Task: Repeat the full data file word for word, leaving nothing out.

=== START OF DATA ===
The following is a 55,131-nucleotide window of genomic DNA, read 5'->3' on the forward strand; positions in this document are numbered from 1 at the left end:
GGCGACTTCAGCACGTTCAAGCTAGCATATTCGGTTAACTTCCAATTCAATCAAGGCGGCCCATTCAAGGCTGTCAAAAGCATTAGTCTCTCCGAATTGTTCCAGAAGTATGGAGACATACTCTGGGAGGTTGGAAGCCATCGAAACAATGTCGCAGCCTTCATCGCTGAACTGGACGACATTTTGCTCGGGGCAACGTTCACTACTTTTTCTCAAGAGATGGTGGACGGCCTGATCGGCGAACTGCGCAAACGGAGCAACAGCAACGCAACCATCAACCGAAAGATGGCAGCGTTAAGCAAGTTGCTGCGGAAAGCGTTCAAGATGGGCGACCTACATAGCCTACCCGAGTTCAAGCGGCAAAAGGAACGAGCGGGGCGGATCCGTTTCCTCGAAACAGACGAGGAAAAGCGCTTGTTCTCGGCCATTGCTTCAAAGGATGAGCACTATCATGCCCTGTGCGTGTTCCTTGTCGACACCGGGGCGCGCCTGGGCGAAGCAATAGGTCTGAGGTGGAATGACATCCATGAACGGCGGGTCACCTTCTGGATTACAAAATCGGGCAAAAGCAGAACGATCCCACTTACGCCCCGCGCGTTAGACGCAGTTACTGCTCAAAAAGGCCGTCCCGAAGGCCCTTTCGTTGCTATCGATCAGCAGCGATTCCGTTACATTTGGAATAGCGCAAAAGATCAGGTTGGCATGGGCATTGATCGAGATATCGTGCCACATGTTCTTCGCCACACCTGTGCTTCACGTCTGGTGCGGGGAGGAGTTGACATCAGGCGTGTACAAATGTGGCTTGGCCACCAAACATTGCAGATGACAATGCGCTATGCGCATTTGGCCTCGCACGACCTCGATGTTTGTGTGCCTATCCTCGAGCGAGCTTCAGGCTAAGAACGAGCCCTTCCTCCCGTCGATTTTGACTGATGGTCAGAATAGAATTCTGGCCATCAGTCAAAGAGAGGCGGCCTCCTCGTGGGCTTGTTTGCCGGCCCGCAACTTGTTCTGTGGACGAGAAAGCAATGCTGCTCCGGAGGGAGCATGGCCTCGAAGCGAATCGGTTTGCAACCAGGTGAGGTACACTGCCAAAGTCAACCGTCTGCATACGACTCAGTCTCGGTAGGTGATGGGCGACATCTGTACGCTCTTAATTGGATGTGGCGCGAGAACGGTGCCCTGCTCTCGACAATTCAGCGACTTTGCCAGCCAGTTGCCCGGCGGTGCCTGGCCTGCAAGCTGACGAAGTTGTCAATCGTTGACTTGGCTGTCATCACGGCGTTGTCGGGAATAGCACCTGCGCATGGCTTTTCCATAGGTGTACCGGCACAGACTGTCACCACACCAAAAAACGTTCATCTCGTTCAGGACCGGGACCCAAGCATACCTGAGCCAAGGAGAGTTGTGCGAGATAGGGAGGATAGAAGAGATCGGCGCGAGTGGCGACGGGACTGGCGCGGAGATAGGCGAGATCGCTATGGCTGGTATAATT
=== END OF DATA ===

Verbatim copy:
The following is a 55,131-nucleotide window of genomic DNA, read 5'->3' on the forward strand; positions in this document are numbered from 1 at the left end:
GGCGACTTCAGCACGTTCAAGCTAGCATATTCGGTTAACTTCCAATTCAATCAAGGCGGCCCATTCAAGGCTGTCAAAAGCATTAGTCTCTCCGAATTGTTCCAGAAGTATGGAGACATACTCTGGGAGGTTGGAAGCCATCGAAACAATGTCGCAGCCTTCATCGCTGAACTGGACGACATTTTGCTCGGGGCAACGTTCACTACTTTTTCTCAAGAGATGGTGGACGGCCTGATCGGCGAACTGCGCAAACGGAGCAACAGCAACGCAACCATCAACCGAAAGATGGCAGCGTTAAGCAAGTTGCTGCGGAAAGCGTTCAAGATGGGCGACCTACATAGCCTACCCGAGTTCAAGCGGCAAAAGGAACGAGCGGGGCGGATCCGTTTCCTCGAAACAGACGAGGAAAAGCGCTTGTTCTCGGCCATTGCTTCAAAGGATGAGCACTATCATGCCCTGTGCGTGTTCCTTGTCGACACCGGGGCGCGCCTGGGCGAAGCAATAGGTCTGAGGTGGAATGACATCCATGAACGGCGGGTCACCTTCTGGATTACAAAATCGGGCAAAAGCAGAACGATCCCACTTACGCCCCGCGCGTTAGACGCAGTTACTGCTCAAAAAGGCCGTCCCGAAGGCCCTTTCGTTGCTATCGATCAGCAGCGATTCCGTTACATTTGGAATAGCGCAAAAGATCAGGTTGGCATGGGCATTGATCGAGATATCGTGCCACATGTTCTTCGCCACACCTGTGCTTCACGTCTGGTGCGGGGAGGAGTTGACATCAGGCGTGTACAAATGTGGCTTGGCCACCAAACATTGCAGATGACAATGCGCTATGCGCATTTGGCCTCGCACGACCTCGATGTTTGTGTGCCTATCCTCGAGCGAGCTTCAGGCTAAGAACGAGCCCTTCCTCCCGTCGATTTTGACTGATGGTCAGAATAGAATTCTGGCCATCAGTCAAAGAGAGGCGGCCTCCTCGTGGGCTTGTTTGCCGGCCCGCAACTTGTTCTGTGGACGAGAAAGCAATGCTGCTCCGGAGGGAGCATGGCCTCGAAGCGAATCGGTTTGCAACCAGGTGAGGTACACTGCCAAAGTCAACCGTCTGCATACGACTCAGTCTCGGTAGGTGATGGGCGACATCTGTACGCTCTTAATTGGATGTGGCGCGAGAACGGTGCCCTGCTCTCGACAATTCAGCGACTTTGCCAGCCAGTTGCCCGGCGGTGCCTGGCCTGCAAGCTGACGAAGTTGTCAATCGTTGACTTGGCTGTCATCACGGCGTTGTCGGGAATAGCACCTGCGCATGGCTTTTCCATAGGTGTACCGGCACAGACTGTCACCACACCAAAAAACGTTCATCTCGTTCAGGACCGGGACCCAAGCATACCTGAGCCAAGGAGAGTTGTGCGAGATAGGGAGGATAGAAGAGATCGGCGCGAGTGGCGACGGGACTGGCGCGGAGATAGGCGAGATCGCTATGGCTGGTATAATT